Confidence can only be built on a foundation of clear values. I define values as that which is important to us. Having values to rely on to make decisions and inform our choices is how leaders can show up consistently regardless of the situation.
Coaches are often reluctant to press clients to define and articulate their values, but nothing is more important in the long run. Many leaders have not taken the time to really understand their own leadership values. When asked, they might say family, faith, integrity –big, abstract concepts that aren’t really going to help when the chips are down.
My husband had done this hard work and had already shared that his values were forthrightness, mastery, and self-determination. He used them to inform the decisions that were made over the course of 2020 and reiterated them as the basis for every one of those decisions. His values gave him the confidence he needed, and in turn built the confidence of those who were looking to him for leadership.
There are many tools available to help clients dig deep and articulate what they truly believe is most important to them. One free tool and a good place to start is the Values in Action Survey (viacharacter.org). It focuses on strengths but started as a way to determine values. Another way is to ask clients what leaders they most admire and whose qualities they aspire to. Or ask about the crossroads moments in their lives and how they used what was most important to them to choose their path. It is these choice points that shed the most light on values.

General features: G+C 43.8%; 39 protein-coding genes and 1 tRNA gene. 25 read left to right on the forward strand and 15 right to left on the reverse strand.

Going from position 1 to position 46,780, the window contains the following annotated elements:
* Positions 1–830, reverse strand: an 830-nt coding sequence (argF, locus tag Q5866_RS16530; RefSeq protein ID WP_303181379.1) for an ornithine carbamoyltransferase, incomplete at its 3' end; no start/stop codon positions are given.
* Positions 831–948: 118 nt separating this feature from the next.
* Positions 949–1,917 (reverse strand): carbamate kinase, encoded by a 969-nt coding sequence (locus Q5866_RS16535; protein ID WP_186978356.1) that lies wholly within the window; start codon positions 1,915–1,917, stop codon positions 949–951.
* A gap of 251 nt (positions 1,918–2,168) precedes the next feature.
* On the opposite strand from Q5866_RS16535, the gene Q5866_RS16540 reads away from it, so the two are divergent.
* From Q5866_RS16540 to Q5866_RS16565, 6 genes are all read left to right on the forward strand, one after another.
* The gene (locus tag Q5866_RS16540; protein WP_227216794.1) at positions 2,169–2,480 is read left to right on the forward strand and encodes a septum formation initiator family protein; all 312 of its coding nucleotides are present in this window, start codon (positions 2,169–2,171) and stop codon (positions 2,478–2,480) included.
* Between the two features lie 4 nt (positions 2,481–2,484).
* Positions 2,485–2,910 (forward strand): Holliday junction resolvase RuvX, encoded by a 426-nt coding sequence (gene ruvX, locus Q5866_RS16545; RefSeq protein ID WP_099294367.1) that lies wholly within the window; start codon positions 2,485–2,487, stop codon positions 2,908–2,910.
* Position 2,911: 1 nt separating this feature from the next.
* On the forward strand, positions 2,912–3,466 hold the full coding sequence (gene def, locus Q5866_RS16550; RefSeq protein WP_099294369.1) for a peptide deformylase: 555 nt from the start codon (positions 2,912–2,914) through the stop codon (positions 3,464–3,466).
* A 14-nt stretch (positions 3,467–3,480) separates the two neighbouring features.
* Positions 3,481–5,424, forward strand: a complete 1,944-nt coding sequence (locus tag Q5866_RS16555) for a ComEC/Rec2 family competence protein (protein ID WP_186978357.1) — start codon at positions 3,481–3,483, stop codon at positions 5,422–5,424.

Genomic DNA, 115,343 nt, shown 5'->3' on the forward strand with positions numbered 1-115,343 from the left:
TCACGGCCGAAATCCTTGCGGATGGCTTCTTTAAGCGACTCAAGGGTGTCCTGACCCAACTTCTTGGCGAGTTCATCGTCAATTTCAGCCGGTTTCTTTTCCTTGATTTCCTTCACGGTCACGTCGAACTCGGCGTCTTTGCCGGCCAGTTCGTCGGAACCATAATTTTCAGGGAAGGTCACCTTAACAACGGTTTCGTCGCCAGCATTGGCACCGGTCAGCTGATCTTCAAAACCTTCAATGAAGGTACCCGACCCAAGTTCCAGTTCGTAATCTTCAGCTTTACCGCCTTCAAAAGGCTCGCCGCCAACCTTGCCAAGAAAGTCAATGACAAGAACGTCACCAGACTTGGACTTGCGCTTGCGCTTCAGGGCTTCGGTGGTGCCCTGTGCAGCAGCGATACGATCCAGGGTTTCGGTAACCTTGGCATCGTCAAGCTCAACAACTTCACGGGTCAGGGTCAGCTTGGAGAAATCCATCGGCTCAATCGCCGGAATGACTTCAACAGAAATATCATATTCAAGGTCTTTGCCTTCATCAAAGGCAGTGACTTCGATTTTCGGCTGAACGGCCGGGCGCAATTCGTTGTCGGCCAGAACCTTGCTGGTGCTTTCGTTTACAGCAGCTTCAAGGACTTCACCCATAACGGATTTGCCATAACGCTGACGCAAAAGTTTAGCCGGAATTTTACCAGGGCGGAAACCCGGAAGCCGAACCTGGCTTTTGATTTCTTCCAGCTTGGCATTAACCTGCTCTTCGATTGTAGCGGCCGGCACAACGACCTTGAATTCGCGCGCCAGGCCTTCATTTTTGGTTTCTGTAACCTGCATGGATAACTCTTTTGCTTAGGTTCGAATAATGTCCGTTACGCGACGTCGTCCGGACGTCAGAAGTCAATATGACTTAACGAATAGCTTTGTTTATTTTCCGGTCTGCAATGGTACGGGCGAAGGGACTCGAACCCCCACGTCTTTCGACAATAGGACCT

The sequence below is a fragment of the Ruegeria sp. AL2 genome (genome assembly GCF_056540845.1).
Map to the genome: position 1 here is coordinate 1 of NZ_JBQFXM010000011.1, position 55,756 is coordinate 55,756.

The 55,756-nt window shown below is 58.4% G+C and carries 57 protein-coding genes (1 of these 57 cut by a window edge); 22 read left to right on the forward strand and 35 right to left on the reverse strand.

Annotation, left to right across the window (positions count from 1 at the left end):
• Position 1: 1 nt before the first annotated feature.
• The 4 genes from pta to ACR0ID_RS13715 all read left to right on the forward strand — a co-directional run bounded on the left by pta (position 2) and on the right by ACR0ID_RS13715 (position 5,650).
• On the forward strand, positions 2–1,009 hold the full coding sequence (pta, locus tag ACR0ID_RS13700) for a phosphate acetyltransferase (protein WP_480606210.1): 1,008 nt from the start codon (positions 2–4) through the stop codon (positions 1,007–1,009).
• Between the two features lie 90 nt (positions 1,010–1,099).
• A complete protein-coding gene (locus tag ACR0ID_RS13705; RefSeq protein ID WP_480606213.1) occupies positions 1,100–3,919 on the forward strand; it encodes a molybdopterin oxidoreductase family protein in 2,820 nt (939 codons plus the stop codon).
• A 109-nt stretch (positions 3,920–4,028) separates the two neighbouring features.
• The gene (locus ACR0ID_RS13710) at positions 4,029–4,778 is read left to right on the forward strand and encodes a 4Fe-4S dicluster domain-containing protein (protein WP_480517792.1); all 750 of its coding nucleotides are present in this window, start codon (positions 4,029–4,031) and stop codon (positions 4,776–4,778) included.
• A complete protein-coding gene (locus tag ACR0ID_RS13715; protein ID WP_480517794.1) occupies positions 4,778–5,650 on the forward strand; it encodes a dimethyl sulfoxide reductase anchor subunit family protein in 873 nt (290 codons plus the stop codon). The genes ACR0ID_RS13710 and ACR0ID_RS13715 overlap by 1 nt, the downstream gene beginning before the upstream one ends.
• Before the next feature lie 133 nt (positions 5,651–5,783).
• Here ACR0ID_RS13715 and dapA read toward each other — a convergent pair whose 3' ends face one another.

Courage can often be an intangible concept, because the scary truth is that you really only find out you have it when you are under duress. It is a muscle that can be built, but only with testing and use.
One of the greatest gifts coaches can give their clients is to help them pinpoint the small risks and acts of courage they might employ in their day-to-day work, or seek out and put themselves in the path of things that scare them, so they can continually develop that muscle.
Eleanor Roosevelt said “You gain strength, courage and confidence by every experience in which you really stop to look fear in the face.” It is obvious that a coach’s job is to support clients in getting out of their comfort zone. But when working with aspirational leaders, this must be non-negotiable.
Leadership is a little like writing a book or choosing to dedicate one’s life to God – if it were easy, everyone would do it.
When I was young, I briefly explored becoming a Catholic nun. I attended a boarding school that was led by Dominican nuns, with whom I had many discussions. I was often told, “Many are called, but few are chosen.” This, it turns out, is a biblical quote – Matthew 22:14 – with all kinds of potential implications for the religious. But in simple, practical terms, the phrase can also apply to both leadership and the coaching profession.
Many aspire to leadership but find, at the tipping point, that the things that matter most to them are incompatible with the sacrifices required. Or they realize they just don’t have the stomach to constantly summon their courage. Similarly, many seek to be a professional coach, or are professional coaches who want to coach leaders, but aren’t willing to role-model facing their own fear day after day after day.
Covid-19 was a litmus test on many levels. We were able to pull our company through it, and it is stronger for it. And as I prepare for another day of meeting my clients, every one of whom is smarter and braver than me, I am deeply grateful for the experience.
How does it apply to you in your life?